Monday, August 15, 2005

War of the Worlds


Blogger Michael Andre said...


Michael, I went to the blog site but could not find how to “post.”

Here (attached & below) is my piece.


John Cage

Two days ago John Cage died at almost 80 of a stroke in a Manhattan hospital.

First thought: of the bowling alley – automated, with metal disks and sawdust on the alleyway – frequented by Cage, Merce Cunningham, Jasper Johns and others, at Dillon’s bar, down University Place from the Cedar, in the 1960s.

At a Crown Point Press opening in San Francisco this past January, Cage told me about not exchanging drawings with deKooning. He had sent a mesostic in homage for the deKooning birthday issue of the College Art Journal which Rackstraw Downes and I had been asked to edit. “How did you like the poem?” he asked at Crown Point amid the crowd that had come to see his and Tony Cragg’s new etchings. “I thought there was probably a story that went with it,” I said. “There is,” he said, and told how he and Bill had arranged to meet at Bill’s loft so that Bill would get one of John’s artful-looking scores and John would take away a deKooning drawing. No sooner had John entered than they began discussing whether or not an artist should want to be great. DeKooning thought yes, and John thought no. (“we Don’t/ agree/ . . . I think you’re Great” is how the poem resolves the question.) Cage then looked through deKooning’s drawings and could find one that he wanted, so he left his score and went home empty handed. Characteristically, John found his version of the DeKooning story very funny. A little later in our conversation I said: “You know, John, I’ve wondered – because you left California for New York and I left New York (though not so long ago) and came here – if you ever think of returning to the West. Cage said, “Oh no, for a composer there’s really only New York!”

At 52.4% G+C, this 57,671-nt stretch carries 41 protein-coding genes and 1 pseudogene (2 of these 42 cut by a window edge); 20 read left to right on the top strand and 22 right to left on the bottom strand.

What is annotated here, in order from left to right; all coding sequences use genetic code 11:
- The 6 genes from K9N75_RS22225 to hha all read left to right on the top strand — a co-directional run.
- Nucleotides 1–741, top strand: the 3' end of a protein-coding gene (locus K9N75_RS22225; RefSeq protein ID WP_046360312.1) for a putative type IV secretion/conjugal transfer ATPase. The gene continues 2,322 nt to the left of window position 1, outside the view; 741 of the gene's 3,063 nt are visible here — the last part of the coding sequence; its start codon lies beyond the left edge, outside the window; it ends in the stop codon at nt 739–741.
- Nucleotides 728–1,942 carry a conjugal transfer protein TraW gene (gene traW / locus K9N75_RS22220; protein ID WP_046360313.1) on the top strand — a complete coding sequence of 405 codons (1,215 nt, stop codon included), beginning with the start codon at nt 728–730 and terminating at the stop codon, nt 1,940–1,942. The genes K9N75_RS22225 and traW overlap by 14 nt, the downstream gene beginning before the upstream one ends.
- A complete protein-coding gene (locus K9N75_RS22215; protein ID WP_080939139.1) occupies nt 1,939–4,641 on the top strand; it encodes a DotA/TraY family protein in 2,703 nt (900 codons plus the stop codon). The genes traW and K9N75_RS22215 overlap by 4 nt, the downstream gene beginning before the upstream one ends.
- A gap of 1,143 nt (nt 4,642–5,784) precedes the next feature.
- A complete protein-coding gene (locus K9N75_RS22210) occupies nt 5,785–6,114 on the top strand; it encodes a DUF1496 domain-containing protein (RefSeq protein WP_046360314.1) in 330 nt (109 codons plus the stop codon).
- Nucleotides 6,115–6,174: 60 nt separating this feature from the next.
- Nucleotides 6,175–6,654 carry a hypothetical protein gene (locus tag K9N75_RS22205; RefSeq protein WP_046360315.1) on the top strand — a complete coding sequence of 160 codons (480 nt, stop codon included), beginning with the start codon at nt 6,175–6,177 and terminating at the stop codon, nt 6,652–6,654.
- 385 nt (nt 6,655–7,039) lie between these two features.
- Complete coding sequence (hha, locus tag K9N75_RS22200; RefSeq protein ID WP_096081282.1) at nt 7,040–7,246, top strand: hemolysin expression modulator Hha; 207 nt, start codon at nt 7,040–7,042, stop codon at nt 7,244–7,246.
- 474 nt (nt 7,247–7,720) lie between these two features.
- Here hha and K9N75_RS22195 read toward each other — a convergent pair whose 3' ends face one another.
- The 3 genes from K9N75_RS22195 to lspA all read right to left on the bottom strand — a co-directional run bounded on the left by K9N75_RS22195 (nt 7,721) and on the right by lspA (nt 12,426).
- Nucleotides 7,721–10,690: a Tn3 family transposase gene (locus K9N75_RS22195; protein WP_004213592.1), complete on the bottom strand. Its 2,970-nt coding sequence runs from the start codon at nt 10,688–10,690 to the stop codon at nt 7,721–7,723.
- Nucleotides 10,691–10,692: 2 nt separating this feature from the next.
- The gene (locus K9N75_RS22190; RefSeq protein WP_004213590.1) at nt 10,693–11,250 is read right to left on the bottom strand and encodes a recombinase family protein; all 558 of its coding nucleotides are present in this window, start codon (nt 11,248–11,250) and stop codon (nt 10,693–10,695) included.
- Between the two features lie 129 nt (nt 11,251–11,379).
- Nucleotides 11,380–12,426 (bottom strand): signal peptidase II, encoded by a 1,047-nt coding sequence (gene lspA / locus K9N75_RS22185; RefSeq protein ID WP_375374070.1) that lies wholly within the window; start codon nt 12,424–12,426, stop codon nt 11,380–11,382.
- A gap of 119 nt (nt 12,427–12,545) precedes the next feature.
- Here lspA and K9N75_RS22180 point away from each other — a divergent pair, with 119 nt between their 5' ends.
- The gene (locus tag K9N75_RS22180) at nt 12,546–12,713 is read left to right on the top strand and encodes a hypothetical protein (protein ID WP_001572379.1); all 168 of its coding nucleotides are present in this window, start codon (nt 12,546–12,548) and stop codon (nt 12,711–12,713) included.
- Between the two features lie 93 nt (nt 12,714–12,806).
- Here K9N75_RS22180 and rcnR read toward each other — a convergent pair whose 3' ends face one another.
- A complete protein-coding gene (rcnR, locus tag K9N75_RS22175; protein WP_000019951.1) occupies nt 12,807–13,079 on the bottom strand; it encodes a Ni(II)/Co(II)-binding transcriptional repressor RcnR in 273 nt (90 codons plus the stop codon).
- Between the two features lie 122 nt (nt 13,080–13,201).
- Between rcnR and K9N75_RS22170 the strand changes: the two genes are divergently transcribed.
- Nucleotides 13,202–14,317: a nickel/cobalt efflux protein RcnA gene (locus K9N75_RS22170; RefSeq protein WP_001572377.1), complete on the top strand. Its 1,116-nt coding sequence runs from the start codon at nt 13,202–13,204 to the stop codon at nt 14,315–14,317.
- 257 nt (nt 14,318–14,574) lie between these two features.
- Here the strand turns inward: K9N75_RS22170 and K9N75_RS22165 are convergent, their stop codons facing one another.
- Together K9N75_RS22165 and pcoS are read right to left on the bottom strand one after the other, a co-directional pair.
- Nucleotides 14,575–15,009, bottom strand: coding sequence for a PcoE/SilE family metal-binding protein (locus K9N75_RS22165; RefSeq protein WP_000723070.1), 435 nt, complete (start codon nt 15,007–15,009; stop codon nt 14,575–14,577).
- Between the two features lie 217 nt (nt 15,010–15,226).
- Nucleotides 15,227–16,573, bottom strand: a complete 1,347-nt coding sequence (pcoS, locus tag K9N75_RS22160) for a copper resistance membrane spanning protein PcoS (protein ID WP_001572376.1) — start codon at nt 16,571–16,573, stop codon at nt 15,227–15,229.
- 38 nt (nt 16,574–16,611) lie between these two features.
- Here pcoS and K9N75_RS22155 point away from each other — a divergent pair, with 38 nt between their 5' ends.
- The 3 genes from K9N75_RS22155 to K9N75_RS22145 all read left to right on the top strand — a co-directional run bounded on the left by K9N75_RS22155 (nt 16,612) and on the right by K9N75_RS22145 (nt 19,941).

Bill Berkson
August 14, 1992

6:52 AM  

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